The term “custody dispute” is one we usually associate with acrimonious divorce proceedings. But there was a very real nuclear custody dispute in the 1950s, one which I’ve often been surprised that even folks fairly well-versed in nuclear history weren’t aware of.1
The issue in a nutshell: When Eisenhower took office in 1953, there were around 1,000 nuclear bombs in the US nuclear arsenal and all but a few dozen were in the hands of the civilian Atomic Energy Commission (AEC). When he left office in 1961, the nuclear stockpile contains some 18,000 weapons (of widely varying size, yield, and delivery mechanism), and 90% of them were under military control.2 That shifting of control — of whether it was a civilian or a military organization that physically had responsibility over the bombs — was the essence of the custody dispute.
The backstory to the dispute is rather simple. As part of the Congressional battle over postwar domestic legislation to regulate atomic energy, the Atomic Energy Act of 1946 (the McMahon Act) assigned all control of the manufacture, development, and possession of nuclear weapons to the civilian Atomic Energy Commission (AEC). This was not accidental — the key push by Senator Brien McMahon was that this was “civilian control” of the atom, as opposed to “military control.” (The bill the McMahon Act was meant to replace, the May-Johnson Act, was castigated as a “military” bill, which was not entirely true.) The fear, in 1946, was that a military-controlled nuclear complex would result in an un-reflective arms race, preempt democracy, and make an unpleasant atmosphere for scientists. (Thank goodness civilian control resulted in none of those ills!)
The Atomic Energy Act allowed for the possibility that the President could, “from time to time,” direct the AEC to give the military access to fissile material and weapons “for such use as he deems necessary in the interest of national defense.” Otherwise, all weapons would be kept by the AEC.
Thus the custody dispute: the military was, over the course of the late 1940s and 1950s, meant to be ramping up its integration of nuclear weapons into its war plans. And yet, they did not physically have access to live nuclear weapons. In fact, they didn’t even have access to weapons casings to practice with, on account of the weapons casings being classified as “restricted data,” and required Q-clearances (with full FBI investigations) to even look at!
For the first year of the AEC’s existence (two years after the first bombs were produced by the Manhattan Project), this was actually somewhat of a null issue because there weren’t any atomic bombs to use anyway. In 1947 there was fissile material for 13 bombs ready to go, and some number of non-nuclear assemblies to go with them, but they weren’t in anything like a usable state — the United States couldn’t have immediately dropped an atomic bomb even if it needed to. It would have taken weeks, at least, to launch an atomic attack against the USSR.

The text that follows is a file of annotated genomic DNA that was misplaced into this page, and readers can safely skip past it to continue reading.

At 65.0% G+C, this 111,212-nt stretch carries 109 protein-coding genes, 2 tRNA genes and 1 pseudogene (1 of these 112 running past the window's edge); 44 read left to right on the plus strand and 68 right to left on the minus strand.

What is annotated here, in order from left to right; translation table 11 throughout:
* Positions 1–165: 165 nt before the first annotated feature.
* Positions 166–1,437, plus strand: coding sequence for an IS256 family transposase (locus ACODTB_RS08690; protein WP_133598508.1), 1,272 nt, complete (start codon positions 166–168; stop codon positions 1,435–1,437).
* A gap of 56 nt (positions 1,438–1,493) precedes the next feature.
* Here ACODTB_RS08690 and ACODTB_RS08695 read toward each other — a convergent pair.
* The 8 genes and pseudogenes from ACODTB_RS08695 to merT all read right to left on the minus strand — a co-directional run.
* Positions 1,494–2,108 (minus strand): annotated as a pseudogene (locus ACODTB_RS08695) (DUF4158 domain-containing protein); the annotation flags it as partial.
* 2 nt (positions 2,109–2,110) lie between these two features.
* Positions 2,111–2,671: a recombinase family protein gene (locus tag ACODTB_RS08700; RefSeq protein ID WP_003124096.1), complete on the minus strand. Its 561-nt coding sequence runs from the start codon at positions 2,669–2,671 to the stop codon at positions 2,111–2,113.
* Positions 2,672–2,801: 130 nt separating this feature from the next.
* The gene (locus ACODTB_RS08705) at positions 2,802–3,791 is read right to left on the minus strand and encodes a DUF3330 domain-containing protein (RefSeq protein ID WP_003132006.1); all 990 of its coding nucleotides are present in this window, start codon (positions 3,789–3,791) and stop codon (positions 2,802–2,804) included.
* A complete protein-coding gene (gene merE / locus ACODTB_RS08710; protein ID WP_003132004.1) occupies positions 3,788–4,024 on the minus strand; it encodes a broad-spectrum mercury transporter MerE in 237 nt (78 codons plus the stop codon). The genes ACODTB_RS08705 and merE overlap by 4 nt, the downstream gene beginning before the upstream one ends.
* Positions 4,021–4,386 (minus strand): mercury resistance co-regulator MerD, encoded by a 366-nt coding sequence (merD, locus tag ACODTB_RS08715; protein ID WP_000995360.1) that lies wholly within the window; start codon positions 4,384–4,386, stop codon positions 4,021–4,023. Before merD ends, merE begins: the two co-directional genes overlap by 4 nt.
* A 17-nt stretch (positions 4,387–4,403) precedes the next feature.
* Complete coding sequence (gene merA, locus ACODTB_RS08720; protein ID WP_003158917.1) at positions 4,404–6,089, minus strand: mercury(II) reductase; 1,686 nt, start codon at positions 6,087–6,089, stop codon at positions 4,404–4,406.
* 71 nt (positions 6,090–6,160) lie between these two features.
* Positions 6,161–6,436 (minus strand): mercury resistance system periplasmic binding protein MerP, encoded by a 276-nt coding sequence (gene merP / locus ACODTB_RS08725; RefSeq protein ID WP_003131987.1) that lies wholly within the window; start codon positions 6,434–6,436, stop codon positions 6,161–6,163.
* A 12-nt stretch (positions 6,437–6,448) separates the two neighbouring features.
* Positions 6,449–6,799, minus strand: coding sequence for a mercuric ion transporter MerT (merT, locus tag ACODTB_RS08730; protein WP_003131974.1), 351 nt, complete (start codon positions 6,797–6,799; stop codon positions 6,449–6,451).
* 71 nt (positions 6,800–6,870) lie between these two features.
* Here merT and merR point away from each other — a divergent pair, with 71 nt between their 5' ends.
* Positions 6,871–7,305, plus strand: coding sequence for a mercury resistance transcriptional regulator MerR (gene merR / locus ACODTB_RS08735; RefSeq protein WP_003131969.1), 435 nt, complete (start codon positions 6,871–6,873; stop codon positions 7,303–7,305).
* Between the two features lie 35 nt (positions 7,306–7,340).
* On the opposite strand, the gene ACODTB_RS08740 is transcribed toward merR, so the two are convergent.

The “civilian” side of this started with the initiative because of the Atomic Energy Act, and because the early AEC was extremely committed to maintaining custody over the weapons. Why? The stated reasons are primarily technical: the early stockpile was comprised of weapons not too different from those developed during the Manhattan Project, and they were complicated, dangerous, and still considered incredibly secret. Norris Bradbury basically thought that they were “too complicated” for the military to maintain effectively, and the facilities on military bases were not yet up to snuff for something as important as an atomic bomb.
But that can’t be the full picture. Obvious in Lilienthal’s journals from the period (which are a great read in any case, and can be picked up for a song one various used-book websites) are two major themes: 1. he thought the military was more or less crazy-eager to use atomic bombs; 2. he felt the AEC needed to have a more-or-less unified front with respect to maintaining atomic autonomy for the “civilian” sphere. The former is an argument from fear, the latter is a mix of both ideology and bureaucratic politics.
What strikes me as most interesting about the custody dispute, and how it worked out, is that there wasn’t one decision that made the change happen. There wasn’t some grand realignment of strategic thinking or an explicit shift in policy. There were a lot of little, tiny decisions, each one adding a little bit towards greater and greater military control, and less and less civilian control:
- In 1948, during the Berlin blockade, Truman sends B-29s to England and West Germany, with the idea that he could ship the bombs later. In June 1950, two weeks before the Korean conflict formally began, Truman authorized the permanent transfer of 90 non-nuclear assemblies to the military for training purposes. Later that year, Truman and the AEC agreed to move the non-nuclear components of a number of bombs to England, Guam, and a few aircraft carriers; the fissile pits would stay in the US, to be transported by a fast plane if necessary.
- In April 1951, Truman authorized — without consulting the AEC first — the transfer of a small number of complete nuclear weapons to the military, to be stationed in Guam. By September 1952, Truman had agreed to a proposal that stated that the President still had total authority over when and how atomic weapons could be used, that the DOD would have “custodial responsibility” for all bombs kept outside of the continent US and any that were needed inside of the US, and that the AEC would retain custody for any other bombs.